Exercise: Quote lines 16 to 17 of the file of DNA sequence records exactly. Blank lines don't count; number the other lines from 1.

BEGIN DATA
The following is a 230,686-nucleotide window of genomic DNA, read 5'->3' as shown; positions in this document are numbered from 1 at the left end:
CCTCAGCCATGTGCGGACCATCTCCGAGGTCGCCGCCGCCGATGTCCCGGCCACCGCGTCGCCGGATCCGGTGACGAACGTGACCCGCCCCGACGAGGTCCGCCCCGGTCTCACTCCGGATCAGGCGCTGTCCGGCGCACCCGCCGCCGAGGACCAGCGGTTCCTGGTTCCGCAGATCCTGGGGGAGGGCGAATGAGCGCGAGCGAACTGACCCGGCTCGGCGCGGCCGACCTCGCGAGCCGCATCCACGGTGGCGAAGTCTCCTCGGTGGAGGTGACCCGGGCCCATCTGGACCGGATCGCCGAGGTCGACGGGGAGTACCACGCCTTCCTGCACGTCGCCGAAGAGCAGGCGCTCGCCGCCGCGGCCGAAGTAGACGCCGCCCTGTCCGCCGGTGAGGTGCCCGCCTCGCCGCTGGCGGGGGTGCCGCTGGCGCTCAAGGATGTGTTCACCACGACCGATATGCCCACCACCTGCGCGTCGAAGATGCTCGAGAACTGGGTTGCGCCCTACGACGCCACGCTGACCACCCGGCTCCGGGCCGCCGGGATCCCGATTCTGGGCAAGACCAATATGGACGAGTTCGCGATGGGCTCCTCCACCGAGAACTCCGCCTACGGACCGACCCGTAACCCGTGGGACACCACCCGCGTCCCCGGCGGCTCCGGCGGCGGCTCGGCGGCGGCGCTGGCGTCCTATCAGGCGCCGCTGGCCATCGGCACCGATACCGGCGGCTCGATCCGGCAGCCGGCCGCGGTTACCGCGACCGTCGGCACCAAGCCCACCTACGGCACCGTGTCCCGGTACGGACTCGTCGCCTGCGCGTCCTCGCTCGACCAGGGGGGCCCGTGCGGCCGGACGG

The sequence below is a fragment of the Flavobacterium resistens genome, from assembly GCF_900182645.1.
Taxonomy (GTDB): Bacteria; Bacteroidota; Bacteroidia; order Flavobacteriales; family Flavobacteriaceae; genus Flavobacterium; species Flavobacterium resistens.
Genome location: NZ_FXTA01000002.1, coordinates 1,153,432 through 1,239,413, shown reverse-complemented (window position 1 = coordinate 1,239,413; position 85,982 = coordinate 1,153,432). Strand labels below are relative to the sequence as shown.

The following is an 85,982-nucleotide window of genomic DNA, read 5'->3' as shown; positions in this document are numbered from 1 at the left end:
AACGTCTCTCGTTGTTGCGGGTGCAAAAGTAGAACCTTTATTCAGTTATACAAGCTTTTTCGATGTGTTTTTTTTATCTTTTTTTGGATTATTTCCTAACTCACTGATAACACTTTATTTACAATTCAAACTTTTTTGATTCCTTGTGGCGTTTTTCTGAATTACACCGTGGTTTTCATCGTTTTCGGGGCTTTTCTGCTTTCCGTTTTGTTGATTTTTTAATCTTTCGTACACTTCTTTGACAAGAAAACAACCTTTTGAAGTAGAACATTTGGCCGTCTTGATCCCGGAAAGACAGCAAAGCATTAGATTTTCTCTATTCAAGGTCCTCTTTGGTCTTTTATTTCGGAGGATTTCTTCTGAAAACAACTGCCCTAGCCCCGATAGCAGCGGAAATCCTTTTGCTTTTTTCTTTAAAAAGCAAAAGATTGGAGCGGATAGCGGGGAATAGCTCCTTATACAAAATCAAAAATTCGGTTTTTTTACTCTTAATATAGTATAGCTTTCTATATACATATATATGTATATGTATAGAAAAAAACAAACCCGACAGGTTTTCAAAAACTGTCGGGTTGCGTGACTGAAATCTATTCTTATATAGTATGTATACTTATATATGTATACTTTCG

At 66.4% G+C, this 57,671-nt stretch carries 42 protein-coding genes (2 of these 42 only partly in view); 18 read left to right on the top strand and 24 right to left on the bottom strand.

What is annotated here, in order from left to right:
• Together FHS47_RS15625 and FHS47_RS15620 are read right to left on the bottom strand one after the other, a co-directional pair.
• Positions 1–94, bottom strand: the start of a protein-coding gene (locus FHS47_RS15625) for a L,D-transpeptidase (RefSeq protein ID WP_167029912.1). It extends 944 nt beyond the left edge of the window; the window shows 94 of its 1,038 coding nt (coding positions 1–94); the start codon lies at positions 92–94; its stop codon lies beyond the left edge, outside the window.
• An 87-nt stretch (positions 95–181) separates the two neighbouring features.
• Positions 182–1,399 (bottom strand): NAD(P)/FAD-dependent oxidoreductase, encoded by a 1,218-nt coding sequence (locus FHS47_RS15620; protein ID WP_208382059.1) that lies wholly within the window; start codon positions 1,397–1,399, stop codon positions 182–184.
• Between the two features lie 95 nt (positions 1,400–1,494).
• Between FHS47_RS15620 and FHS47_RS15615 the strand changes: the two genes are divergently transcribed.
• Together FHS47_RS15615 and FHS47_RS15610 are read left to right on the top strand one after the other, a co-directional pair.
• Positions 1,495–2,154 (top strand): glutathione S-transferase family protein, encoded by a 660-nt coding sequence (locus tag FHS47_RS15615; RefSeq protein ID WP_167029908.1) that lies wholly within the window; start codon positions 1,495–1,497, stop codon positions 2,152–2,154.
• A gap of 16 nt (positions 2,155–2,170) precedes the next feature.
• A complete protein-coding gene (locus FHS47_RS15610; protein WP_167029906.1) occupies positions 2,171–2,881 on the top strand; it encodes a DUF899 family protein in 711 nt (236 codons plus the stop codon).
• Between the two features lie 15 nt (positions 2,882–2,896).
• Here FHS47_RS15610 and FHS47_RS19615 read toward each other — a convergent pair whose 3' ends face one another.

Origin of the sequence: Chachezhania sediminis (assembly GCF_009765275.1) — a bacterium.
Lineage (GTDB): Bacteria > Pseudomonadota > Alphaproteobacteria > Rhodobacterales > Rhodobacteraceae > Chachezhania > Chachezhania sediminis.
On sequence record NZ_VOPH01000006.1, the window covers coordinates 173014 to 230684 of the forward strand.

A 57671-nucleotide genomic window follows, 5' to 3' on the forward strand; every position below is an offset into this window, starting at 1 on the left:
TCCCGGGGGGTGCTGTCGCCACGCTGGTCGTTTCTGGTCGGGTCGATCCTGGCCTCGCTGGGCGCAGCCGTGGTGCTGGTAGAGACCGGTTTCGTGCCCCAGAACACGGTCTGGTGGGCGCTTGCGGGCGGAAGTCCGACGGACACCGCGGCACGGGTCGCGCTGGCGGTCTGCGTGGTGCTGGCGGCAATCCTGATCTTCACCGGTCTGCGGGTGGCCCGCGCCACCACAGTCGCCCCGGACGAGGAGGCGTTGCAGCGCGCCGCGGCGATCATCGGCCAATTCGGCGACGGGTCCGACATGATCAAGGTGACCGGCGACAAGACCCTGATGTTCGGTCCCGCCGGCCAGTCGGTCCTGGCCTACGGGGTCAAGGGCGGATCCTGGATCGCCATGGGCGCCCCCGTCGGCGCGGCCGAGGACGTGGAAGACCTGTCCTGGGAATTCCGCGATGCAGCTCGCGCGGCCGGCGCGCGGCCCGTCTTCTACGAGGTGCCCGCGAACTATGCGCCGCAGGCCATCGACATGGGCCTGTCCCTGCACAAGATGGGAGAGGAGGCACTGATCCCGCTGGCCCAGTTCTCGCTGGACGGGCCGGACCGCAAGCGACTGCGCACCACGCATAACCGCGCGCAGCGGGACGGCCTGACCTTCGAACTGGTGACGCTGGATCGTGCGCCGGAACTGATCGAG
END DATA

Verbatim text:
• Together FHS47_RS15615 and FHS47_RS15610 are read left to right on the top strand one after the other, a co-directional pair.
• Positions 1,495–2,154 (top strand): glutathione S-transferase family protein, encoded by a 660-nt coding sequence (locus tag FHS47_RS15615; RefSeq protein ID WP_167029908.1) that lies wholly within the window; start codon positions 1,495–1,497, stop codon positions 2,152–2,154.